Bikes for the World

Thursday, February 28, 2013

How The Bike Is Helping People SEE Better In El Salvador

CESTA is a partner in El Salvador bringing more than just bikes

We told you back in September about some of the other unique items we have included in our bike shipments. Computers, crutches, braillers for the blind... Well last fall we were at it again.

Through BfW partner, Salvadoran Center for Appropriate Technology (CESTA) American groups doing similar work as BfW (helping change lives) were able to ship in supplies to carry out their missions in El Salvador. We are proud to be able to support these causes by slipping in boxes of supplies between our bikes, which actually helps hold our bike cargo in place and minimizes damage to wheels and derailleurs.
Courtesy: EyeCare International El Salvador

Last time it was water meters from Arlington County that were being installed to help bring water to villagers in Los Limones. In an update on our blog we brought you photos of the actual meters we shipped in place in the initial installation.

In late October of 2012, Bikes for the World shipped again to CESTA a container of bikes that came (in part) from long time supporter collections from Beth El Congregation and Knights of Columbus in Damascus.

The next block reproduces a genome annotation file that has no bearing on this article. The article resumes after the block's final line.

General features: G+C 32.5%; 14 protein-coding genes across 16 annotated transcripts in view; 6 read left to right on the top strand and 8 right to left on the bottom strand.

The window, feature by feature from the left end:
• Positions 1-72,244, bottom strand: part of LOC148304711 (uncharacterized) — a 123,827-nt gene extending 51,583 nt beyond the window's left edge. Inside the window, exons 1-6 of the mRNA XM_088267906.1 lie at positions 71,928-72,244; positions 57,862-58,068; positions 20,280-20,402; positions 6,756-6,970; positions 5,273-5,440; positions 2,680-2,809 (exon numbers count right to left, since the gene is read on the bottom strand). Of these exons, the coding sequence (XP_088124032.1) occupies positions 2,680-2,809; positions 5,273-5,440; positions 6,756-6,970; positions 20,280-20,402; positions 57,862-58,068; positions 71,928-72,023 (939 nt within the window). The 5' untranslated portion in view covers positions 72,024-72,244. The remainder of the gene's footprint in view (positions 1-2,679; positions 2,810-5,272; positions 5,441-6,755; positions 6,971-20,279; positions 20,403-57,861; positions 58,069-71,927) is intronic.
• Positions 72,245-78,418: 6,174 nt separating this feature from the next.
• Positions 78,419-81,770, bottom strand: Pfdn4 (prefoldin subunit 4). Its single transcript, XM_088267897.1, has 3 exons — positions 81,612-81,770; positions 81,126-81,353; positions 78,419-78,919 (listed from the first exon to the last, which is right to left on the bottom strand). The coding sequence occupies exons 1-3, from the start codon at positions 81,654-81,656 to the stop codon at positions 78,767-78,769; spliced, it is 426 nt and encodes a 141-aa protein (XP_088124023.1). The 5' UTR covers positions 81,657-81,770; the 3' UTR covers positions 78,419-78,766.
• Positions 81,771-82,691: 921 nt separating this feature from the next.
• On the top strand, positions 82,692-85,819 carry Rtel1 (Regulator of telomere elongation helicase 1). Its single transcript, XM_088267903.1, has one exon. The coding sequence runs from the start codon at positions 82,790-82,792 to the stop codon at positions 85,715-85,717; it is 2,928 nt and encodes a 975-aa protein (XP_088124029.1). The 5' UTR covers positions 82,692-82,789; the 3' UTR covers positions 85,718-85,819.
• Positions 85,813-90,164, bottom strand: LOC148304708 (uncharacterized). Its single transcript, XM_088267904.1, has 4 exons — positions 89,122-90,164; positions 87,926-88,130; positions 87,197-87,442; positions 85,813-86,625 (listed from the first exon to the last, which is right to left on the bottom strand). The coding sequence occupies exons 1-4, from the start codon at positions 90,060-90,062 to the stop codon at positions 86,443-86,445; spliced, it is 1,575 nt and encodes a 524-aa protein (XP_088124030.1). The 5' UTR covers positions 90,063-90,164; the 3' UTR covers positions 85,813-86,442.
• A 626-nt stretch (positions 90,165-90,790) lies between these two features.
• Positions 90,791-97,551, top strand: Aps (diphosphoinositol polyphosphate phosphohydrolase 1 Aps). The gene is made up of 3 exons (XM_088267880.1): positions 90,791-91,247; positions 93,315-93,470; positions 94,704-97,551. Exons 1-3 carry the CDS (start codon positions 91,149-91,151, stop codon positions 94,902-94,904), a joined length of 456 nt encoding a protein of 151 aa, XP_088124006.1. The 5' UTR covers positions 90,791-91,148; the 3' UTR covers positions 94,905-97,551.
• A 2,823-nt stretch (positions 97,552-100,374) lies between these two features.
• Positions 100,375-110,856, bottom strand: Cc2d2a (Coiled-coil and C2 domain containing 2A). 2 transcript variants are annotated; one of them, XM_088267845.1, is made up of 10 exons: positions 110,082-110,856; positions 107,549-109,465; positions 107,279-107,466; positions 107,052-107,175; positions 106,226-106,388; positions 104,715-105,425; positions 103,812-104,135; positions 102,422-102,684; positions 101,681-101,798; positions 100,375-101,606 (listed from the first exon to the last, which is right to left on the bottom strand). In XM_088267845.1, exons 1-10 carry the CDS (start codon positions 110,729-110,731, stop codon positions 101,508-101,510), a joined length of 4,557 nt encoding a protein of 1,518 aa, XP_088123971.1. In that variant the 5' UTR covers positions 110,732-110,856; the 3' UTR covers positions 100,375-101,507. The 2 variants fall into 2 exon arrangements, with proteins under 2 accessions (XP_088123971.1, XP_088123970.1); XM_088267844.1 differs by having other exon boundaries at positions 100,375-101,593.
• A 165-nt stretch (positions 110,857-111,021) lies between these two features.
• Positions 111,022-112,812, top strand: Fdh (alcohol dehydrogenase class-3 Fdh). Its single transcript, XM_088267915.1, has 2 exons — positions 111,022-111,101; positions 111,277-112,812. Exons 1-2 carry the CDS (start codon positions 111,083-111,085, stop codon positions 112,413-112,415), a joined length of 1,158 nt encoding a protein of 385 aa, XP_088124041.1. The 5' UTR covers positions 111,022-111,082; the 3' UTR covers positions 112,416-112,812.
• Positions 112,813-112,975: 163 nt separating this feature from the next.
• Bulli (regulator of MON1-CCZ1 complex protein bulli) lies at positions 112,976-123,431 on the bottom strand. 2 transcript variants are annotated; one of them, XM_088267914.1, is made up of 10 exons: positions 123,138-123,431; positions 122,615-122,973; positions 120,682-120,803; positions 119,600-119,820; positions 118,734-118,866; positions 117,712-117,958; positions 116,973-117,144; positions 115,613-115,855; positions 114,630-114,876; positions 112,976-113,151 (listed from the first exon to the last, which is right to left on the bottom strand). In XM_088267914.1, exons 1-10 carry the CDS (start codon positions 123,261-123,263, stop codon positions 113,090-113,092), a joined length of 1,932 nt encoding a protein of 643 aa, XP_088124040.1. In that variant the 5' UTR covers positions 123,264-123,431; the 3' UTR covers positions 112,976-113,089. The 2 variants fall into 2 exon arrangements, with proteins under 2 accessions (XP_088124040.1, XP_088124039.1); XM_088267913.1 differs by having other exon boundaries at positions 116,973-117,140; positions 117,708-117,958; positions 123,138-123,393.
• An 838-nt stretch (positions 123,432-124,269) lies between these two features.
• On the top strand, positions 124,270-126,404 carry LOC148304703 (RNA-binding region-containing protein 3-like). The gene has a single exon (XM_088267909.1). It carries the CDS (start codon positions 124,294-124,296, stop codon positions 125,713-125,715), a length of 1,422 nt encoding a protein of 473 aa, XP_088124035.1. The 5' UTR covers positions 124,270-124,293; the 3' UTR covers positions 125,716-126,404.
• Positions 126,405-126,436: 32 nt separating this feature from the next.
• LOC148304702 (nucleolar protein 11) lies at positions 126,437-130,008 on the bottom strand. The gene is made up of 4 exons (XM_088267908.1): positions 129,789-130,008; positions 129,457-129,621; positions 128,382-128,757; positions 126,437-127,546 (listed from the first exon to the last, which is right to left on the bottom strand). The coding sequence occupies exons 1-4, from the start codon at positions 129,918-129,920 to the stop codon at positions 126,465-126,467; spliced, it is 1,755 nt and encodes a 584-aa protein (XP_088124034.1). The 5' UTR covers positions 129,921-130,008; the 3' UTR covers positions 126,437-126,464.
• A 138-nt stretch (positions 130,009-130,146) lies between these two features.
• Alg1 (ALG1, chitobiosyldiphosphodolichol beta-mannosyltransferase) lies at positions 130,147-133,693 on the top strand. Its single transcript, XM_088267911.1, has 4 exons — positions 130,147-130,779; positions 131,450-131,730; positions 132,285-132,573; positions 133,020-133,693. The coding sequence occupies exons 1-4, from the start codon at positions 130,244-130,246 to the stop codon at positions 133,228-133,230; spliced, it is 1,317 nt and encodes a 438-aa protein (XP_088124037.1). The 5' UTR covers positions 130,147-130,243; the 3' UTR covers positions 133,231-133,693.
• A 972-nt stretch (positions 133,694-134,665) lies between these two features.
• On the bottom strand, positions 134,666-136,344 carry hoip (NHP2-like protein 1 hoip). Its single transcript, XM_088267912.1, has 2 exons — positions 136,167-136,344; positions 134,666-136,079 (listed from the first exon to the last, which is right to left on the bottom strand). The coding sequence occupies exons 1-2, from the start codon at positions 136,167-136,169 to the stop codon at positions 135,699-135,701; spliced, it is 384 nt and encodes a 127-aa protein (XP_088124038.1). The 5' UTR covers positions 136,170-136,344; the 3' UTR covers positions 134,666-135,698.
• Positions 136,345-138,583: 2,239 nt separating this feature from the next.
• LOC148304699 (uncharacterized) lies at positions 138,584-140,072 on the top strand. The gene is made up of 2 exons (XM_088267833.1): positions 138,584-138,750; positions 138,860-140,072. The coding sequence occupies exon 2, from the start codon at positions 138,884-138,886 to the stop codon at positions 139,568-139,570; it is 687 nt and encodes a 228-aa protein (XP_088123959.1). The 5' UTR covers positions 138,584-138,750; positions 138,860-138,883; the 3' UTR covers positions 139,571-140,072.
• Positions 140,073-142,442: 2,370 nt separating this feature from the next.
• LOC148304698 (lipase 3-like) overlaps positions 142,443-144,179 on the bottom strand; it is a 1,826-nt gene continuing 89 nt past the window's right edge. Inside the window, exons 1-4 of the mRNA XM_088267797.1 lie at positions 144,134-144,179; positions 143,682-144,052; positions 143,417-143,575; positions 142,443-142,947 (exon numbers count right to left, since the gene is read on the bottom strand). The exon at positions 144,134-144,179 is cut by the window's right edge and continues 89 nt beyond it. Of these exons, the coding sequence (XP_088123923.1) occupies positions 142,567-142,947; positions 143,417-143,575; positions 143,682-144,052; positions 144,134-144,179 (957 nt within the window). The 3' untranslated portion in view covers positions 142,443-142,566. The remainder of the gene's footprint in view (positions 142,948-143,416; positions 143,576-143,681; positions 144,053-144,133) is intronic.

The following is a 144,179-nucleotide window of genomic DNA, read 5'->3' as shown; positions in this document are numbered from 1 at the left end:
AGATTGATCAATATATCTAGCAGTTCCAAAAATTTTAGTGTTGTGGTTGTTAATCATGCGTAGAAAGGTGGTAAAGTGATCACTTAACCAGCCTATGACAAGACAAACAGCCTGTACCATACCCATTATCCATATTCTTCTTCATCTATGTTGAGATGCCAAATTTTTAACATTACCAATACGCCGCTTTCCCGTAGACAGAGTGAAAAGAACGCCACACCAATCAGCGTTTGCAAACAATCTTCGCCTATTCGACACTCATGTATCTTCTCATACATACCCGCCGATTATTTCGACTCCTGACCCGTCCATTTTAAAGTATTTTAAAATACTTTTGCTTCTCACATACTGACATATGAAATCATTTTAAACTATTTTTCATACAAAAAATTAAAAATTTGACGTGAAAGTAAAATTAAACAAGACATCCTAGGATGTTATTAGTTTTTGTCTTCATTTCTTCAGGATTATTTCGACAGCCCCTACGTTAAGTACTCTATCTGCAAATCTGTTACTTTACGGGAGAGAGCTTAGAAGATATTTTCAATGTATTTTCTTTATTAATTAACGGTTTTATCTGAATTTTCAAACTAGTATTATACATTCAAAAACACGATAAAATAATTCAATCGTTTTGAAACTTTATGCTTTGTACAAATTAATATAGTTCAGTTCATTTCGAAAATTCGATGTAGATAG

Included in that shipment were supplies destined for the EyeCare International El Salvador. Program Coordinator Phil Loar is a long time supporter/volunteer of Bikes for the World and approached BfW to help with the delivery. BfW shipped over 57 boxes for the mission, which was just completed in Perquin.

EyeCare International worker examines patient
From their blog: EyeCare International provides vision care to the underserved population of El Salvador. It was founded by Dr. William Brinker in 1995 to bring ophthalmology, optometry, and optical services to areas of El Salvador outside of metropolitan centers. Typically, 5,000-7,000 patients travel to the annual two-week clinic to have their vision checked. They may receive eyeglasses or undergo surgery for cataracts or pterygium removal. Approximately 20 artificial eyes are fitted each year. Each patient is asked to donate one dollar (if they can afford it). However, there are no fees for eyeglasses, surgery, or medications.

Courtesy: EyeCare International El Salvador
From Phil Loar:
We were able to see more patients than we anticipated and still get to dinner on time. Our surgical team performed 92 operations and finished before dark every day except the first. But the real measure of success is the fact that our friends in Morazán can now see better to care for their families and to enjoy the lovely landscapes and beautiful people they encounter every day.
One pair of glasses may not change the whole world but it will change that person's world forever.

You can follow their progress on facebook.

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